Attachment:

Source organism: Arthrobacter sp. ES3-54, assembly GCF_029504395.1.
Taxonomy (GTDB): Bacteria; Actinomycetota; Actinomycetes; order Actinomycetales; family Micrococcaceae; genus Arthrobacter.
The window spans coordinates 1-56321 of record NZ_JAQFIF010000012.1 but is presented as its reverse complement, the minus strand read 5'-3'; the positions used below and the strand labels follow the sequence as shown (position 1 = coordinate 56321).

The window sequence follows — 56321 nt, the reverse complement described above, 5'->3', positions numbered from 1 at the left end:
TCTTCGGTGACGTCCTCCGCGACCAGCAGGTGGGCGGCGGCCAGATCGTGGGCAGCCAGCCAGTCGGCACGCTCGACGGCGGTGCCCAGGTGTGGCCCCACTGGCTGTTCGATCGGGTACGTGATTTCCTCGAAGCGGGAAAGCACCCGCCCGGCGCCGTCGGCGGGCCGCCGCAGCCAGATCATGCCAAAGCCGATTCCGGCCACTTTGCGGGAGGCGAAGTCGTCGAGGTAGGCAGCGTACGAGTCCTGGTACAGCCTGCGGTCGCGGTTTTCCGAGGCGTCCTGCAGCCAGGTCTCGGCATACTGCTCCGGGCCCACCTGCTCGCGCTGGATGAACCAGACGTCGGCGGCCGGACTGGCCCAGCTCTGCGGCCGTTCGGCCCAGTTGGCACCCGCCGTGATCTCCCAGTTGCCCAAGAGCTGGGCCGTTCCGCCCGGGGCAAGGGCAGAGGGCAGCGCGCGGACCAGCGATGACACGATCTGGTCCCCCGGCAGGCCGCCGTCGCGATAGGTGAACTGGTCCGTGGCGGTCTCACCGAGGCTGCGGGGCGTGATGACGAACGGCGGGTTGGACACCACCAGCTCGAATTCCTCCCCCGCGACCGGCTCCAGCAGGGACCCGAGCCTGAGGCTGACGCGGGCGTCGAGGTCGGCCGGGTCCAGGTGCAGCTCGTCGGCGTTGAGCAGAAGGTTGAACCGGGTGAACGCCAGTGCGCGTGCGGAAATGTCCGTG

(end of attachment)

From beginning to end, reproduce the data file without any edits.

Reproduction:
Source organism: Arthrobacter sp. ES3-54, assembly GCF_029504395.1.
Taxonomy (GTDB): Bacteria; Actinomycetota; Actinomycetes; order Actinomycetales; family Micrococcaceae; genus Arthrobacter.
The window spans coordinates 1-56321 of record NZ_JAQFIF010000012.1 but is presented as its reverse complement, the minus strand read 5'-3'; the positions used below and the strand labels follow the sequence as shown (position 1 = coordinate 56321).

The window sequence follows — 56321 nt, the reverse complement described above, 5'->3', positions numbered from 1 at the left end:
TCTTCGGTGACGTCCTCCGCGACCAGCAGGTGGGCGGCGGCCAGATCGTGGGCAGCCAGCCAGTCGGCACGCTCGACGGCGGTGCCCAGGTGTGGCCCCACTGGCTGTTCGATCGGGTACGTGATTTCCTCGAAGCGGGAAAGCACCCGCCCGGCGCCGTCGGCGGGCCGCCGCAGCCAGATCATGCCAAAGCCGATTCCGGCCACTTTGCGGGAGGCGAAGTCGTCGAGGTAGGCAGCGTACGAGTCCTGGTACAGCCTGCGGTCGCGGTTTTCCGAGGCGTCCTGCAGCCAGGTCTCGGCATACTGCTCCGGGCCCACCTGCTCGCGCTGGATGAACCAGACGTCGGCGGCCGGACTGGCCCAGCTCTGCGGCCGTTCGGCCCAGTTGGCACCCGCCGTGATCTCCCAGTTGCCCAAGAGCTGGGCCGTTCCGCCCGGGGCAAGGGCAGAGGGCAGCGCGCGGACCAGCGATGACACGATCTGGTCCCCCGGCAGGCCGCCGTCGCGATAGGTGAACTGGTCCGTGGCGGTCTCACCGAGGCTGCGGGGCGTGATGACGAACGGCGGGTTGGACACCACCAGCTCGAATTCCTCCCCCGCGACCGGCTCCAGCAGGGACCCGAGCCTGAGGCTGACGCGGGCGTCGAGGTCGGCCGGGTCCAGGTGCAGCTCGTCGGCGTTGAGCAGAAGGTTGAACCGGGTGAACGCCAGTGCGCGTGCGGAAATGTCCGTG